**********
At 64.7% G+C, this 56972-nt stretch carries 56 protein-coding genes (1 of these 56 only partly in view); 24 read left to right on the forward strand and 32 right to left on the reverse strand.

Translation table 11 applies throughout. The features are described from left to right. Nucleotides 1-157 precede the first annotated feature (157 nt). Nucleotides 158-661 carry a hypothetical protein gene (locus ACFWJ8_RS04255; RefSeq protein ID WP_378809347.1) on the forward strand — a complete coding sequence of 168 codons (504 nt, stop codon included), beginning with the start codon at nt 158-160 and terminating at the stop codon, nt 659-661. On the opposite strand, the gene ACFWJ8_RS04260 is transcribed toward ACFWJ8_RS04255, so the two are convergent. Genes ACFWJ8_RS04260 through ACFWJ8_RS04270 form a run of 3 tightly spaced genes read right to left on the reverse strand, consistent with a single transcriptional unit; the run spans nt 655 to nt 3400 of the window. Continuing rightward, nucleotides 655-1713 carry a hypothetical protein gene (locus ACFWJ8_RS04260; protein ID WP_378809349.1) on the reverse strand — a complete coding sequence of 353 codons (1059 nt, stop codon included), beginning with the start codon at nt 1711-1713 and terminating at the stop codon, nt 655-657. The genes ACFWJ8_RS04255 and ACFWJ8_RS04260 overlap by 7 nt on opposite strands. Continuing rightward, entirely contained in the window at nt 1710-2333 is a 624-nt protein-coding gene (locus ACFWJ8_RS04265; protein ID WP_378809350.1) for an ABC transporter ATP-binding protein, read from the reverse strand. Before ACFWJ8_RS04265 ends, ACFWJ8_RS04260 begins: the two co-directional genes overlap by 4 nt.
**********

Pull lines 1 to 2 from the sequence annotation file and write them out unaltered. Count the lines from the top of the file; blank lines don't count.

At 64.7% G+C, this 56972-nt stretch carries 56 protein-coding genes (1 of these 56 only partly in view); 24 read left to right on the forward strand and 32 right to left on the reverse strand.

Translation table 11 applies throughout. The features are described from left to right. Nucleotides 1-157 precede the first annotated feature (157 nt). Nucleotides 158-661 carry a hypothetical protein gene (locus ACFWJ8_RS04255; RefSeq protein ID WP_378809347.1) on the forward strand — a complete coding sequence of 168 codons (504 nt, stop codon included), beginning with the start codon at nt 158-160 and terminating at the stop codon, nt 659-661. On the opposite strand, the gene ACFWJ8_RS04260 is transcribed toward ACFWJ8_RS04255, so the two are convergent. Genes ACFWJ8_RS04260 through ACFWJ8_RS04270 form a run of 3 tightly spaced genes read right to left on the reverse strand, consistent with a single transcriptional unit; the run spans nt 655 to nt 3400 of the window. Continuing rightward, nucleotides 655-1713 carry a hypothetical protein gene (locus ACFWJ8_RS04260; protein ID WP_378809349.1) on the reverse strand — a complete coding sequence of 353 codons (1059 nt, stop codon included), beginning with the start codon at nt 1711-1713 and terminating at the stop codon, nt 655-657. The genes ACFWJ8_RS04255 and ACFWJ8_RS04260 overlap by 7 nt on opposite strands. Continuing rightward, entirely contained in the window at nt 1710-2333 is a 624-nt protein-coding gene (locus ACFWJ8_RS04265; protein ID WP_378809350.1) for an ABC transporter ATP-binding protein, read from the reverse strand. Before ACFWJ8_RS04265 ends, ACFWJ8_RS04260 begins: the two co-directional genes overlap by 4 nt.